You’re the adult who scoffs at the kid for wanting to be Superman. Sure, he’ll never grow up to be Superman, we all know that… but what does that matter to you? His happiness doesn’t make your life worse. His joy didn’t get you in a fender-bender, didn’t spill your coffee, didn’t get you in a fix at work. That kid didn’t do anything to ruin your life’s plans. Have you ever considered that your plans were never right anyway?
Don’t be a fool, delighting in your scoffing (Proverbs 1:22), always expecting to be ridiculed for little things (i.e. always on the defensive, the Victim) and always losing your temper (29:11).
Don’t become Billy Bedlam of Conair:
“He’s a font of misplaced rage… so angry [that] moments of levity actually cause him pain; gives him headaches.
Happiness, for that gentleman, hurts.”
We all start out in life enjoying being happy. Babies and children experience a deep joy in merely being joyful. As we age, life sets in and we harden. Truths pound upon us full force and we’re hit with a number of unpleasant realities that make us yearn to be ten years old forever. We can become heavy, weary, grumpy, mere shells of the people we thought we would become…
That is, if we CHOOSE to let cynicism defeat us.
And, like I said, it’s a hard battle. Cynicism is a persistent SOB, but so are we. Many of us believed in the “dream big” speeches and the “bright hopes for the future” talks when they were directed at us. We believed we could be something important, someone important. I believe many of us still believe in those words of wisdom, except now we’re afraid of being wrong, so we become cynical instead, because it’s easier, and we’re weaker in spirit than we used to be.
Joy knows no wrong. It only knows happiness.
Like any muscle, the spirit just needs a little exercise to get back into shape. It may be difficult at first — painful, even — but it’ll get there and you’ll find happiness in simplicity. Find your joy. Take up your super-powered sword and chop away at the callouses adulthood can layer on over the years. After a while the things which once stirred you into simmering and festering discontent will pass by with little more than a hiccup and life’s acid will have lost its sting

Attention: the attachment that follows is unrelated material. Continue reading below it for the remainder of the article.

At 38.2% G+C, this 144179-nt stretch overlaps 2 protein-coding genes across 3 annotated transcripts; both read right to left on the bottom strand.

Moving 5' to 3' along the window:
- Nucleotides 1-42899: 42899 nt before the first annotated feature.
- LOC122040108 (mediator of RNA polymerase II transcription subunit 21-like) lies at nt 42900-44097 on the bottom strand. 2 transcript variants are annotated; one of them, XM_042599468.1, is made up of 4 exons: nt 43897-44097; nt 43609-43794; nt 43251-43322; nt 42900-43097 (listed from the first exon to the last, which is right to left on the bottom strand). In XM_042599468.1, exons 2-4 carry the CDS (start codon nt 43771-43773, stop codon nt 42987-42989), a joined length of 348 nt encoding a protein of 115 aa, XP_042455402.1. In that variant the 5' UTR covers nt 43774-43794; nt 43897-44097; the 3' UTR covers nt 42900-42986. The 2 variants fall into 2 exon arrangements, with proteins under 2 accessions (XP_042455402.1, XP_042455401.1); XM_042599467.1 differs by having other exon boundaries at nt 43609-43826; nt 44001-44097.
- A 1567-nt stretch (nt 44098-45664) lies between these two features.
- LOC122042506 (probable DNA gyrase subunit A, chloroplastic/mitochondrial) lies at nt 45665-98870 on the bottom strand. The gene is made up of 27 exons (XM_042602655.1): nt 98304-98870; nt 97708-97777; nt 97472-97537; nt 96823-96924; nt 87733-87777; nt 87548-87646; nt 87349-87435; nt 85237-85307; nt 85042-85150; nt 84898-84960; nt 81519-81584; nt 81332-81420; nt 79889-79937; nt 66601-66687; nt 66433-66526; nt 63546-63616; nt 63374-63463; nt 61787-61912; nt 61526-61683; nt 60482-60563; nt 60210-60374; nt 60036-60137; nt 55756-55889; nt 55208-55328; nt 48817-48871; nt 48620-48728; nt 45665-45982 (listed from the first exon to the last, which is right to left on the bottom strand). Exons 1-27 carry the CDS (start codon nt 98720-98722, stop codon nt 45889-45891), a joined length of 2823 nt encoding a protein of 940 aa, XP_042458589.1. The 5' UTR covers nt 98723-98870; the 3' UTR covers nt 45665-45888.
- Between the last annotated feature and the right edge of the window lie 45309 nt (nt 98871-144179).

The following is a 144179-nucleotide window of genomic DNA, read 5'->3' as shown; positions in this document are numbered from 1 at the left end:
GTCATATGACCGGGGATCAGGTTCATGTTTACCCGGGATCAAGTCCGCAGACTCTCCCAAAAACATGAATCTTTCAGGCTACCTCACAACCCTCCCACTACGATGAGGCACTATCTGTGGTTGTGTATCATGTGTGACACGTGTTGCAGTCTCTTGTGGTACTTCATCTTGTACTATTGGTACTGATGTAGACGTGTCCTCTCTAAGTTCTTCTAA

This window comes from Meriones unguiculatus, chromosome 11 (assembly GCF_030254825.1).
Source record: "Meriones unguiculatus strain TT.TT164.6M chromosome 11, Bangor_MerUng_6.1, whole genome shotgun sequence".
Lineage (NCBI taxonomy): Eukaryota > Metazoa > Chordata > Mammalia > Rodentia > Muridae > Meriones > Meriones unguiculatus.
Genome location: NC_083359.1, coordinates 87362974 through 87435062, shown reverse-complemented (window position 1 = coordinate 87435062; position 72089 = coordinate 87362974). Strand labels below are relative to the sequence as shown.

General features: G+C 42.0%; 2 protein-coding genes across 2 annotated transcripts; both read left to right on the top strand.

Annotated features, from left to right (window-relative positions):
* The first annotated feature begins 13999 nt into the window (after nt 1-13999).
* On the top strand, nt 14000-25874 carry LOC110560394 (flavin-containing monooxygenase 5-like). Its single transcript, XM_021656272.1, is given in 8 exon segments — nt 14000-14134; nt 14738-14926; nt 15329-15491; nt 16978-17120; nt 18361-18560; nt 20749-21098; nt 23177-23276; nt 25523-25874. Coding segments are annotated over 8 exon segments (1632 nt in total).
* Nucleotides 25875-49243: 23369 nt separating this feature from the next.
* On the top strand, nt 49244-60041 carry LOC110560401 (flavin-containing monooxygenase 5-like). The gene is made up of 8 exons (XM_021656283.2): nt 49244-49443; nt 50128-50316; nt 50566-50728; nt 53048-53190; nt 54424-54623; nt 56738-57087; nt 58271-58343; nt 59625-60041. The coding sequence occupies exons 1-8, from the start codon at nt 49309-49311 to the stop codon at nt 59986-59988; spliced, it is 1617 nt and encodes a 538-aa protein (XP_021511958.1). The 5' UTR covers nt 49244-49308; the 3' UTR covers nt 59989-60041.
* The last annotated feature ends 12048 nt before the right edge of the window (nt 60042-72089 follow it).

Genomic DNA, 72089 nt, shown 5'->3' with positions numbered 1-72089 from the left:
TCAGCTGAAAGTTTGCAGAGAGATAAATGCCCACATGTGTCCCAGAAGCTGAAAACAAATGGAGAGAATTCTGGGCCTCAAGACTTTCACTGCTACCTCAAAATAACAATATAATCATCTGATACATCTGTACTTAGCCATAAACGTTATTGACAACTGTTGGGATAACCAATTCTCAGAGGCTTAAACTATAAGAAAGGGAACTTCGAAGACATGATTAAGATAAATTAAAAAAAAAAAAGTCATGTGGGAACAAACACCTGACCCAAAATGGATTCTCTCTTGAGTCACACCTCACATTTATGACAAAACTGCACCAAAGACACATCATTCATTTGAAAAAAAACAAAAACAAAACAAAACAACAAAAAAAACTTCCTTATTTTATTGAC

And, like any exercise program, joy requires conscious effort. Some of the happiest people in the world work very hard at being happy. It disappoints me when people assume happy people must have everything in life going their way. That’s rarely the case. Happiness, especially as a grown up, doesn’t come easily. Burdens and responsibilities fight to take over our lives.
Look back at the image if the ball pyramid for a few seconds. Ask yourself:
- Do you identify with the reds, or the green?
- When you look at the green, do you share in his joy or are you resentful because of it?
- Notice that the ball on top of the pyramid — the Guy with a capital ‘G’ who has somehow managed to climb his way to the top — notice that he’s not happy, either. In fact, he’s no less happy than all the balls on the lowest rung. Do you think, then, that being the Guy at the top is all it’s cracked up to be?
The best remedy against unhappiness? PLAY.
Go play. Revisit something you did as a child. Finger paint. Draw chalk on the driveway. Ride a bike. Cannonball into the swimming pool. Have a sleepover party. Flag down an ice cream truck (better yet: chase one). Ride a roller coaster. Build a sandcastle… or a fort.
Simply: be a kid. You know you miss it.